Going through any archive related to Dublin pubs, you begin to realise that there are a huge amount of buildings around the city that were once used as pubs at one time or another, only to be refurbished and changed to suit another use. The reverse is also quite true, with many of today’s Dublin pubs having interesting past lives, their buildings having served many other purposes over the years.
Here we’re going to take a brief look at what some of these pubs were once used as. If you know fo any other pubs with past lives, please send them in to us and we’ll include them in the article.
The Church bar on Jervis Street is the most obvious example of a pub with a past life. It’s construction was finished in 1702 and from then until 1986 was a functioning Protestant church on the North side of the city. It was here that Arthur Guinness was married and famous Dubliners such as Theobald Wolfe Tone and Sean O’Casey were baptised. There were 25,000 baptisms and 18,000 burials in the nearly 300 years of its existence. It still retains the original organ and all of the stained glass and other fixtures. We have a further analysis of the history of the building in this article.
McDaids- A Moravian Church
According to John Ryan’s book ‘Remembering How We Stood’, which chronicles the lives of some of Dublin’s greatest literary figures, McDaids on Harry Street was once formerly a Moravian church.
If you walk into the pub, and turn around you’ll notice that the ceiling does curve in and the structure still bears some resemblance to a church, including the stained glass windows.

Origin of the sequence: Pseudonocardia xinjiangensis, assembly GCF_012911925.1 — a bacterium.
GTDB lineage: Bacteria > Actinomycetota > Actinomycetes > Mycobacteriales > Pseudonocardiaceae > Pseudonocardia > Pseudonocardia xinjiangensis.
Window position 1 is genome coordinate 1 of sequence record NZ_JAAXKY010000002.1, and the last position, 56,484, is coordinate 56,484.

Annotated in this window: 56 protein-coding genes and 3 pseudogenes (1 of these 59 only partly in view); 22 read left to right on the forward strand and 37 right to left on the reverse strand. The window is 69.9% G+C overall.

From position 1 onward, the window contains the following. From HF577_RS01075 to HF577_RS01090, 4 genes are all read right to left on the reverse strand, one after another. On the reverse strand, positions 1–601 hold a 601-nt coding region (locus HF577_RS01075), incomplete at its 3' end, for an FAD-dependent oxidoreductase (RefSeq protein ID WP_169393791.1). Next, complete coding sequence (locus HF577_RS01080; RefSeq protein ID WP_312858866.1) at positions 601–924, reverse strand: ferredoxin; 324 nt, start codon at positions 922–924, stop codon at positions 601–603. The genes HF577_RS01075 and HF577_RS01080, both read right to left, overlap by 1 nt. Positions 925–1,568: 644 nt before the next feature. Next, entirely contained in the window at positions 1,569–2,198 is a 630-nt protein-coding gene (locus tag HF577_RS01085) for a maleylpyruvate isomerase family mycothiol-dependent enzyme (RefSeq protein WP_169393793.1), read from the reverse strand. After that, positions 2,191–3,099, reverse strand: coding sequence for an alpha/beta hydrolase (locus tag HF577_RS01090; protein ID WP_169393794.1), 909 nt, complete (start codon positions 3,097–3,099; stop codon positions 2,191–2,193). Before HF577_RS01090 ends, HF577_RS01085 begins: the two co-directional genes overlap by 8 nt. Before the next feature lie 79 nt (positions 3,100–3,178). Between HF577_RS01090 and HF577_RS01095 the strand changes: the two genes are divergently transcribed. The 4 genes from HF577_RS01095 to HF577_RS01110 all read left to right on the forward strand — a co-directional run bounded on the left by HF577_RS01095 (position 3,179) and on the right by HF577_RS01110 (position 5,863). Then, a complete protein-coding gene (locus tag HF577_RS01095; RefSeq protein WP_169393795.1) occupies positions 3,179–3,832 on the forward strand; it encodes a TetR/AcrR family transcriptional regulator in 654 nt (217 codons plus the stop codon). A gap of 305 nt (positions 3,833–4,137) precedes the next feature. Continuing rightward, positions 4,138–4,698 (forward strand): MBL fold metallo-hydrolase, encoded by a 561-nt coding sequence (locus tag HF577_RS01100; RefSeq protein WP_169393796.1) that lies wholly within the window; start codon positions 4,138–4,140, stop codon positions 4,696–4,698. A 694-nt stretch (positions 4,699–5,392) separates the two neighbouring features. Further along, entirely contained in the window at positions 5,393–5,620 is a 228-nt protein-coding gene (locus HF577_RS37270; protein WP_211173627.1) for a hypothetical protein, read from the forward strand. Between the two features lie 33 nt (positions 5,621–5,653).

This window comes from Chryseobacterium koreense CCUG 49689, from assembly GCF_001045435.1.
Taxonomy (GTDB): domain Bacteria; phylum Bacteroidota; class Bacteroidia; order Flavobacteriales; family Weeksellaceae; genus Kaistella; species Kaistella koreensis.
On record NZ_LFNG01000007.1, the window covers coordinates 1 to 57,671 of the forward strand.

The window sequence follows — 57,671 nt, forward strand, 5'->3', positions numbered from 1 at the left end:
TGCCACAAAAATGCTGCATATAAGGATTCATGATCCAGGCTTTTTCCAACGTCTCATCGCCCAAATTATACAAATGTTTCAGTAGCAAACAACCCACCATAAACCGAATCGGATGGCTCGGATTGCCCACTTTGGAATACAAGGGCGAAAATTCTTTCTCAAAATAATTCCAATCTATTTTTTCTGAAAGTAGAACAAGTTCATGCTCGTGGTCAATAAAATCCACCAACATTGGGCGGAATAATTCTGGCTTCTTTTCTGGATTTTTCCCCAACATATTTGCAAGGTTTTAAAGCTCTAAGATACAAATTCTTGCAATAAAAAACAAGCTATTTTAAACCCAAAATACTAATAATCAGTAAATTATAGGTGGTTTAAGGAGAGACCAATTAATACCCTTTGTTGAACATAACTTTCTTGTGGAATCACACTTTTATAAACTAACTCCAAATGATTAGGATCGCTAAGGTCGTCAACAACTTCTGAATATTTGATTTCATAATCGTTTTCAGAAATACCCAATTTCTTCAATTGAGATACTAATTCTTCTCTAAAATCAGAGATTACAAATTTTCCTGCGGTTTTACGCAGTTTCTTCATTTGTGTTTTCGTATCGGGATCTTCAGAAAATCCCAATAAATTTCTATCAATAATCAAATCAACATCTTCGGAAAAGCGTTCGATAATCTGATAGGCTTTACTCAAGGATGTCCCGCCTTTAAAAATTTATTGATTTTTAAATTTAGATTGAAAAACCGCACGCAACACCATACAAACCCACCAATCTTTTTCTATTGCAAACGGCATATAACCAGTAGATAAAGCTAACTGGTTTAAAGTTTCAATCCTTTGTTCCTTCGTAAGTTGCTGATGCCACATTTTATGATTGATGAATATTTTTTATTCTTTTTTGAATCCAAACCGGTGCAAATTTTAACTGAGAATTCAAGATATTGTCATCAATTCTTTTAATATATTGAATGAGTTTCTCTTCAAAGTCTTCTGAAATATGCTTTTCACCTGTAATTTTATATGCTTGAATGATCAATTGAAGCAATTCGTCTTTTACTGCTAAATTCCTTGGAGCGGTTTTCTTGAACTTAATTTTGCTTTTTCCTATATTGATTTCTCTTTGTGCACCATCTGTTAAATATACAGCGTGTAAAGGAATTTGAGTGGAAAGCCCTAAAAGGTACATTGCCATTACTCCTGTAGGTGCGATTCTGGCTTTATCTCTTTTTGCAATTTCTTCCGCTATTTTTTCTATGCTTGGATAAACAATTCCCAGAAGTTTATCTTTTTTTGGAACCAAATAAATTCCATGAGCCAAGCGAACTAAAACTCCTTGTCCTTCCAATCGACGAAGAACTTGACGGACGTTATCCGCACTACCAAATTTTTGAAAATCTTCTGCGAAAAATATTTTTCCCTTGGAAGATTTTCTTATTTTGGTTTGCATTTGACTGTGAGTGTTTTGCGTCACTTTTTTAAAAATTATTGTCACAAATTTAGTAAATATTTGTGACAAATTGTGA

The pub has always been known for its connections to literary Dublin and as a place where Patrick Kavanagh, Brendan Behan, and J.P. Dunleavy among others drank.
The book reads:
‘The pubs’, says Joyce Cary in The Horse’s Mouth, ‘know a lot; almost as much as the churches. They’ve got a tradition.’ which reminds me that there is one pub in Dublin that became a church and one church that became a pub! McDaid’s (of all places) used to be a Moravian Church (trust it) while the Church of the Blessed Sacrament in D’Olier Street used to be The Red Bank, pub-come fish bar.
McSorleys- A Chemist
According to the mosaic at the entrance to McSorleys in Ranelagh, the older section of the pub (to the right) was once Brophy’s Chemist.
The Odeon- Railway Station
From 1859 to 1958 Harcourt Street railway station was the terminus for the Dublin to Bray line. The facade of the railway station is practically the same today as it was then.
The most notorious incident to happen at the station was when in 1900 a goods train from Enniscorthy failed to stop and burst through the walls of the station onto Hatch Street. By 1959 the station was no longer in use, as Westland Row station took over most of the services. The rail lines were maintained just in case they ever decided to reopen the line.
If you take a look around The Odeon you can kind of piece together how the station may have been laid out when it fulfilled its original purpose.
More details can be found on the wikipedia article on the station.
Camden Exchange- A Bank
The Camden Exchange is one of several pubs in the city to have been a bank. That was the case up until the 1970s and it’s still fairly evident from the exterior of the building (minus the impressive mural). The outside of the pub was also used as the exterior shots of ‘Raw’, a fictitious restaurant in the RTE series of the same name.